Only 3 Cities Look Good for Home 'Flipping'
BOSTON ( MainStreet) -- A study by real estate site HousingPredictor.com finds there's little reality in reality TV programs that make "flipping" homes for fun and profit look easy.
"TV shows are for entertainment. I've never met anybody who really did flips like they do
Flipping typically involves buying foreclosures or run-down homes on the cheap, making a few cosmetic updates such as new paint or carpeting, then "flipping" the properties to new owners at higher prices for some quick profits.
Lots of Americans made bundles of cash flipping homes during the U.S. housing boom.
"There were people who made upwards of $10,000 a flip, and in many that I did, we netted upwards of $50,000 in a few months," says Colpitts, who flipped some two dozen properties earlier in his career.
Unfortunately, today's housing bust means the days of easy home flips are long gone.
"Most places are way too risky for flipping a home these days, with home values falling in the majority of the country and foreclosure rising," Colpitts says. "You
Here's a look at the only three markets HousingPredictor.com believes are ripe for home flips in 2012:
Third place: El Paso, Texas
This 800,000-person metro area has been adding population because the U.S. military's 2005 Base Realignment and Closure initiative called for expanding operations at nearby Fort Bliss.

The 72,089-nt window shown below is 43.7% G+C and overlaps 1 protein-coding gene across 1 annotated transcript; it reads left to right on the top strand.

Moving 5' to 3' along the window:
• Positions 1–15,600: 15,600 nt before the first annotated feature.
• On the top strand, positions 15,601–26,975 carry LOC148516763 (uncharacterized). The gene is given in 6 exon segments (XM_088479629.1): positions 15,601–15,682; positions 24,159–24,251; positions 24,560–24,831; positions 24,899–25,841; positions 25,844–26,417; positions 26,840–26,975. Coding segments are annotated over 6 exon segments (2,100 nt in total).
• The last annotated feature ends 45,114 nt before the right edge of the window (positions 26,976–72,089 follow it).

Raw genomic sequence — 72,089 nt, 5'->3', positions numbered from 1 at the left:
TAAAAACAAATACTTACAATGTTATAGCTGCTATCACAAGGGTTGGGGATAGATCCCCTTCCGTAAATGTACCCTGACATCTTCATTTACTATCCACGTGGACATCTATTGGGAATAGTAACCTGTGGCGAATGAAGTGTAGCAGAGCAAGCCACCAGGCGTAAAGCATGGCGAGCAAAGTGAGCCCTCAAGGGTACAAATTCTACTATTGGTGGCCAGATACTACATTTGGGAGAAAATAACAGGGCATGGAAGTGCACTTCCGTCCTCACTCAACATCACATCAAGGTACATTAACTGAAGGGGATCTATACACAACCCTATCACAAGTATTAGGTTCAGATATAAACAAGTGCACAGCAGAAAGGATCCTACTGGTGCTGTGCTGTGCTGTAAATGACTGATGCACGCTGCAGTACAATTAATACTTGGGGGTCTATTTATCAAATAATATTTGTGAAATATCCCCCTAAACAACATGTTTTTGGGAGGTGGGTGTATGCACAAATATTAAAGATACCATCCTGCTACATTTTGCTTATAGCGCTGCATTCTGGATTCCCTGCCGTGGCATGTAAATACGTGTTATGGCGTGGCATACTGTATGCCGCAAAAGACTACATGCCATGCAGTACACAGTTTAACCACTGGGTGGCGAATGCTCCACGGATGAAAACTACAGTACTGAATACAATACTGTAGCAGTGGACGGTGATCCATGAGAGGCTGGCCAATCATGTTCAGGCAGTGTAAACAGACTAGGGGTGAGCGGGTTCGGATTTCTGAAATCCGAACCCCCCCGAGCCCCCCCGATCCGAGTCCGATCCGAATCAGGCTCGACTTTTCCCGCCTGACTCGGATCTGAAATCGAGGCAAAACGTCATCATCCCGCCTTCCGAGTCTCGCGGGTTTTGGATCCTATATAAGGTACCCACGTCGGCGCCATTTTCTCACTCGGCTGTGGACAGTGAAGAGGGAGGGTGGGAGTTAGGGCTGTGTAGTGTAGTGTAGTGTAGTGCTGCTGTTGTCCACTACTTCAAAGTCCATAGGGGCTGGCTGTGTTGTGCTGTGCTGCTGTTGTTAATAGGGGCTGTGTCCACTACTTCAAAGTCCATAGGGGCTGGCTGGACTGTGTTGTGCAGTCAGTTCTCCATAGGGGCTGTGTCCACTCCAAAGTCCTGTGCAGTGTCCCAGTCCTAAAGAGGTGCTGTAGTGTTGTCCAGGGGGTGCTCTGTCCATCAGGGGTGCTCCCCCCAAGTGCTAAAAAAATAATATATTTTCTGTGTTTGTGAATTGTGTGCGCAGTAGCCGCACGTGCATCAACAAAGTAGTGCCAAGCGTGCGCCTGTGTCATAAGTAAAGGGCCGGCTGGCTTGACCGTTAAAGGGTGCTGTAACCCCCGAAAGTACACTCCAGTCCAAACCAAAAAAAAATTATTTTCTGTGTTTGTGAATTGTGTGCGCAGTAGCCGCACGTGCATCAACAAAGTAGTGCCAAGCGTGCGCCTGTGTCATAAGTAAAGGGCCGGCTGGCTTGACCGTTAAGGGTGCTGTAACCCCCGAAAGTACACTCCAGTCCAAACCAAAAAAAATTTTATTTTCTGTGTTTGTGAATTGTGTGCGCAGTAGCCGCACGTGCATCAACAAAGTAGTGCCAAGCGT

Analysts estimate the expansion will eventually bring 65,000 additional troops, spouses and children to the area -- making it ripe for home flips.
"Military realignment has boosted the city's population, and one thing military personnel usually want is a nice place to call home since they move so often -- usually every two years," Colpitts says. "You can cash in for a nice profit picking out the right home to flip."
El Paso's location along the U.S./Mexican border also means the U.S. government's Drug Enforcement Administration, Immigration and Customs Enforcement agency and Customs and Border Protection department all have major operations in the area. The city is also home to the 22,000-student University of Texas/El Paso.
Second Place: Miami Beach, Fla.
After soaring during the housing boom and collapsing in the subsequent housing bust, Miami Beach's real estate market appears to have finally begun a rebound.
Colpitts says bargain hunters from around the world have swooped in to the 2.4 million population metro area, making profitable home flips possible